When is the moment that you know you have to let go? This is an important question for all of us. Have I done as much as I can? Is it ok to let go?
Whatever you’re facing, a difficulty, or a person with severe issues, sometimes you just have to let go. For a variety of reasons. Mostly because not letting go, would be too harmful for you. Or, you couldn’t help the other person more. They have to save themselves, find their own will to change and grow. Or stay as they are.
Specifically about narcissists now: Do you want to know, if you should give a narcissist (or “suspected” narcissist) another chance in a relationship? Here is a tool you can use. It could help you, in seeing if there is any significant change in the narcissist’s harmful behaviors, and if it is worth staying and fighting for them. Below is an excerpt of the excellent article from Melanie Tonia Evans, (from: http://blog.melanietoniaevans.com/)—————
Six Steps to Finding Out If This Person is Capable of Accountability and Remorse
1. DON’T take this person on their word immediately
Tell him or her “I still love you” (if that’s how you feel), but state firmly “I can’t trust you, and I would never consider this relationship again unless I could.”
Now you have thrown down the challenge. If this person genuinely loves you and wants to make amends, they have to prove they can be trusted.
2. DON’T grant this person a chance until they “crack” and hit “rock bottom”
Anyone who is acting narcissistically is playing out lack of accountability and is projecting their stuff on to you. Narcissistic behaviours are created from fear and ego, and egos are powerful. They need to crack open with pain in order to be addressed and healed, otherwise the show of “love” and “remorse” will only be a band-aid that will not hold.
3. DON’T accept any suspected narcissist who is not committed to ongoing therapy and personal development
Decent people (who can include people with unhealed parts who have acted badly), who accept that their behaviour is defective, and that their life is not working for themself and others, want to fix their issues. Without being held accountable by therapists and working diligently on their unhealed parts with full disclosure to you regarding their therapy and prognosis, this person is not serious about healing and not committed to granting you safety and trust.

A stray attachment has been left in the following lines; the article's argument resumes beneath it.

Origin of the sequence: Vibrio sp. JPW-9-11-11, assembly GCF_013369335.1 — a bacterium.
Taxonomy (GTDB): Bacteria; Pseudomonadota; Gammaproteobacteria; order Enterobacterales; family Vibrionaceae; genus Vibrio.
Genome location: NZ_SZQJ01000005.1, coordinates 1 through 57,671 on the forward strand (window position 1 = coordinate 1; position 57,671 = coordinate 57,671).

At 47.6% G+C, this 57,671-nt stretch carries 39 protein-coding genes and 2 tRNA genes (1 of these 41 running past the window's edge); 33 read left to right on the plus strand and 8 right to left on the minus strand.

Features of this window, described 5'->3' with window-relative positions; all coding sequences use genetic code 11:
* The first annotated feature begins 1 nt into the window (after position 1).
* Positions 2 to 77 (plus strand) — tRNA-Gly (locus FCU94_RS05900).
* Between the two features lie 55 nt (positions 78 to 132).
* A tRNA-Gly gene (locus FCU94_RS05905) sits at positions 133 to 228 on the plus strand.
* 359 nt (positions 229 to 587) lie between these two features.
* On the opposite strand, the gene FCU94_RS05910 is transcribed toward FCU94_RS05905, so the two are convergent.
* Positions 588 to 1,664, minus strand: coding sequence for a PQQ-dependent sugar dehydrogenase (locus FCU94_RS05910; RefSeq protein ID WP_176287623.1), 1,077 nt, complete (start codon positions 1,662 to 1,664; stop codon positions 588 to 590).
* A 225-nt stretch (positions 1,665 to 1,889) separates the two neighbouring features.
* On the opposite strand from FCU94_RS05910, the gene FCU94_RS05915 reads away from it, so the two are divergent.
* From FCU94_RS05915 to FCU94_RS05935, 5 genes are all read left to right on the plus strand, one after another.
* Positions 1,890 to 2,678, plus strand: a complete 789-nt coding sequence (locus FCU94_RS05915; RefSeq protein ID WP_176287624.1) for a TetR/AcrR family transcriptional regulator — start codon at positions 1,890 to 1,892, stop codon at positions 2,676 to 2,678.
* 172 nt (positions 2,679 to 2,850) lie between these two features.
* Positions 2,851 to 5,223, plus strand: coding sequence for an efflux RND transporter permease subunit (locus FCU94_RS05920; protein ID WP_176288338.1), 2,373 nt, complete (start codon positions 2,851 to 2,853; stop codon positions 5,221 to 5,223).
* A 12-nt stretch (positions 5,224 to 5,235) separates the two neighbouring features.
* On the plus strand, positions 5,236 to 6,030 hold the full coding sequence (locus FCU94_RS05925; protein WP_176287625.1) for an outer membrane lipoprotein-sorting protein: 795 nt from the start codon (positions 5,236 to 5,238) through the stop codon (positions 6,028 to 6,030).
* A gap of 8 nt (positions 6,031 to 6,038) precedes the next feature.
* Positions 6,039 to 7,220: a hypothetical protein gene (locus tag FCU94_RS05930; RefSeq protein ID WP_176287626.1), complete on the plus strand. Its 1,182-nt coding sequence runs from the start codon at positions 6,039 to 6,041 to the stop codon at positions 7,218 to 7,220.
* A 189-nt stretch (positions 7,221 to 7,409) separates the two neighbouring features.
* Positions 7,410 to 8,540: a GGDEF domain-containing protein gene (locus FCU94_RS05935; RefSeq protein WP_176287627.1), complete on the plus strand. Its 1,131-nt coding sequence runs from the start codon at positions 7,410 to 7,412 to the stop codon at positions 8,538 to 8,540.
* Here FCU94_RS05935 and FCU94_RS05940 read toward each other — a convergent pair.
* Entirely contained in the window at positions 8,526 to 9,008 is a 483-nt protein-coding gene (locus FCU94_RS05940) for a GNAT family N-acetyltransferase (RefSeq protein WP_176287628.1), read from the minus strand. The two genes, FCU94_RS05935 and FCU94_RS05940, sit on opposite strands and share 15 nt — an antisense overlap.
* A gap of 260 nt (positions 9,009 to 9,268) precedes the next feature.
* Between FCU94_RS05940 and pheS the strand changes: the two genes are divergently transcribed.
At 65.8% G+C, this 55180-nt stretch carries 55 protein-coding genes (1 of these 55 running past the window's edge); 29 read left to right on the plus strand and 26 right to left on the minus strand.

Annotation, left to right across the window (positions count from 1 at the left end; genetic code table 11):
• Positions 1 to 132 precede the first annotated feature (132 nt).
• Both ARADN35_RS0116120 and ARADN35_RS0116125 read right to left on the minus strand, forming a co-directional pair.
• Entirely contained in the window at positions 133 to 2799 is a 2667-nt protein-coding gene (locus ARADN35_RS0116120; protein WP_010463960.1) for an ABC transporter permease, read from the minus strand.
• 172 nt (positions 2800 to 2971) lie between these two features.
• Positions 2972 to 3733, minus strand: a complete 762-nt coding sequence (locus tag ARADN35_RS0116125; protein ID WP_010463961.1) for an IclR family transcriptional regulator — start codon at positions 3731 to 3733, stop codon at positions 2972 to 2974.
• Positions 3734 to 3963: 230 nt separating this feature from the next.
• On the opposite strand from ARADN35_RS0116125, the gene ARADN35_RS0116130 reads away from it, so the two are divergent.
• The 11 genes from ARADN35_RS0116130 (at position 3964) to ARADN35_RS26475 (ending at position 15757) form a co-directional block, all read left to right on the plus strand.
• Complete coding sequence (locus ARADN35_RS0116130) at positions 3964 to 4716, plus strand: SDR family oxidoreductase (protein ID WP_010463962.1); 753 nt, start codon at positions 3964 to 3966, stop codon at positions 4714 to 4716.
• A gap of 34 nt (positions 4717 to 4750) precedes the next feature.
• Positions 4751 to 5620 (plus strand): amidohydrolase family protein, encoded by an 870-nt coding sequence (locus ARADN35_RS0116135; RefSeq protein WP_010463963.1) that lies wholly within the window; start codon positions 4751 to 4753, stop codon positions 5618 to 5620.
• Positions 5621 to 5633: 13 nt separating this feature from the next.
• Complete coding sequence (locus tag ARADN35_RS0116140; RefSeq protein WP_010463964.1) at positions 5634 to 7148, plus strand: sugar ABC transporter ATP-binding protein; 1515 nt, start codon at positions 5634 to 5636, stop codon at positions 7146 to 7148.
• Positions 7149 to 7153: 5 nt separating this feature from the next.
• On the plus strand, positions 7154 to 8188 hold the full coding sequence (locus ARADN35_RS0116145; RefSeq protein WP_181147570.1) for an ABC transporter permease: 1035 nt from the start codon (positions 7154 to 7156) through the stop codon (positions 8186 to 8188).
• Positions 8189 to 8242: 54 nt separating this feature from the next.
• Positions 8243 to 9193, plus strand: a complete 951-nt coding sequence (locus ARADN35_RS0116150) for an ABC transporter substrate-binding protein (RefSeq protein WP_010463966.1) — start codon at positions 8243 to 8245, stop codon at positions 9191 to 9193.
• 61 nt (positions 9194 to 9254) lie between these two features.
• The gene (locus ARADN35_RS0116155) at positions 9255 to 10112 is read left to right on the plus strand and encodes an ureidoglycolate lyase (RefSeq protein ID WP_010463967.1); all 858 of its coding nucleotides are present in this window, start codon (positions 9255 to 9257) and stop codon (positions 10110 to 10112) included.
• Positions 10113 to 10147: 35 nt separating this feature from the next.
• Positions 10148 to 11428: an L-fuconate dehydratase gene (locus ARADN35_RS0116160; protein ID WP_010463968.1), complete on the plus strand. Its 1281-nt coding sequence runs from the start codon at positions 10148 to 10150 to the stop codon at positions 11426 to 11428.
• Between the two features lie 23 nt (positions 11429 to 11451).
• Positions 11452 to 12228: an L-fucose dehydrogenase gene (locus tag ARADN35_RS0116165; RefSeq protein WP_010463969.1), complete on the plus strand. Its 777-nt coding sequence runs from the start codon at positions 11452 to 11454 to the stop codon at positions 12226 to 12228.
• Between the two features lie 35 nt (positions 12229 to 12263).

4. TEST the accountability and remorse
People who have hurt you are never safe unless they can provide genuine accountability and remorse. Those who can’t are absolute repeat offenders waiting to happen – guaranteed. If you can’t express your hurt and pain of what happened to you to this person without them staying in full support and empathy – you are not experiencing the real deal.
Projections, blame throwing and excuses are not acceptable – even if spasmodic. They either accept what they did was wrong and hurtful, or they don’t! There is no middle ground on this one.
5. KNOW the difference between it being “about you” or being “about them”
If you have been abused it is time to be “entitled.” You are learning that, in order to create your reality of deserving truth, integrity, love and support, you have to be it and live it. Watch the suspected narcissist at his or her version of rebuild. Believe me it’s crucial to observe this very closely after being abused if considering taking this person back.
Is this person consistently caring about you? Do they state things like “I know I may have lost you through my actions, and I have to accept that” and “If you feel that you will be happier moving on rather than trying with us again – I promise I want more than anything for you to be happy, as much as it hurts” and “I don’t blame you for dating that guy, I know it was because of my actions that you did that” and “If you have any unresolved pain or problems please talk to me. I want you to talk it out and feel safe?”
Or, do you very soon notice that as soon as you don’t comply and give the narcissist what he or she wants, that the demands, aggression, projections, blame throwing “poor me” and guilt trips start again.
6. TRUST how it feels
As soon as you notice the narcissistic traits again, pull away, go back to no contact and hold your powerful personal boundaries.
Remember – Narcissistic abuse is not your reality ….
——(Read her whole article on this, Here if you are interested in learning more)——-
My 2 cents, below.
-So, if you have tried, banged your head against the wall, broken up, gone back again.. Or the narcissistic person has simply hurt you seriously, maybe you should try these steps, that Melanie Tonia Evans suggests. I don’t know why, but this article stayed with me, even as I failed No Contact many times, in the past. I’d say these steps are good for protecting yourself, if you’re considering giving a narcissist another chance. Or, if you don’t like this list for some reason, make your own list! Inform the narcissist: “these are my demands”, for me to trust you again. Period. No discussion. If they start debating, claiming you’re “unreasonable”, stalling, etc. Then you know. It’s time to let go.
Even though I’m not done processing what I went through, I’m done fighting for the narcissistic ex. I’ve never before been so certain, that I’ve truly let him go. I feel this extremely strongly. I’ll surely still write about him/narcissism, to enlighten others, and as my own therapy. But, I have let go, of him as a person and partner. Completely. And I can not describe to you in words, the freedom I feel, as I’m writing this!